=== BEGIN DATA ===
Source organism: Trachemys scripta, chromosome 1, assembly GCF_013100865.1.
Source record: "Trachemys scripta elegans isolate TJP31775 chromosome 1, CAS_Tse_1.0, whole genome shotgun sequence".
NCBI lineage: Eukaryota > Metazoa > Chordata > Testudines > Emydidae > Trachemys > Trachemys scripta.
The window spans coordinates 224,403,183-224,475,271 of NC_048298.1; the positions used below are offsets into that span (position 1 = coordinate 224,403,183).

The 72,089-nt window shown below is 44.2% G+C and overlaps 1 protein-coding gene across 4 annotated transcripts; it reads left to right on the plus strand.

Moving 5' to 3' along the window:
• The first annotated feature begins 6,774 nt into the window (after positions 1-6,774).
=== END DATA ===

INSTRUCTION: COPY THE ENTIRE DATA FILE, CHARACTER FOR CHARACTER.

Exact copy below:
Source organism: Trachemys scripta, chromosome 1, assembly GCF_013100865.1.
Source record: "Trachemys scripta elegans isolate TJP31775 chromosome 1, CAS_Tse_1.0, whole genome shotgun sequence".
NCBI lineage: Eukaryota > Metazoa > Chordata > Testudines > Emydidae > Trachemys > Trachemys scripta.
The window spans coordinates 224,403,183-224,475,271 of NC_048298.1; the positions used below are offsets into that span (position 1 = coordinate 224,403,183).

The 72,089-nt window shown below is 44.2% G+C and overlaps 1 protein-coding gene across 4 annotated transcripts; it reads left to right on the plus strand.

Moving 5' to 3' along the window:
• The first annotated feature begins 6,774 nt into the window (after positions 1-6,774).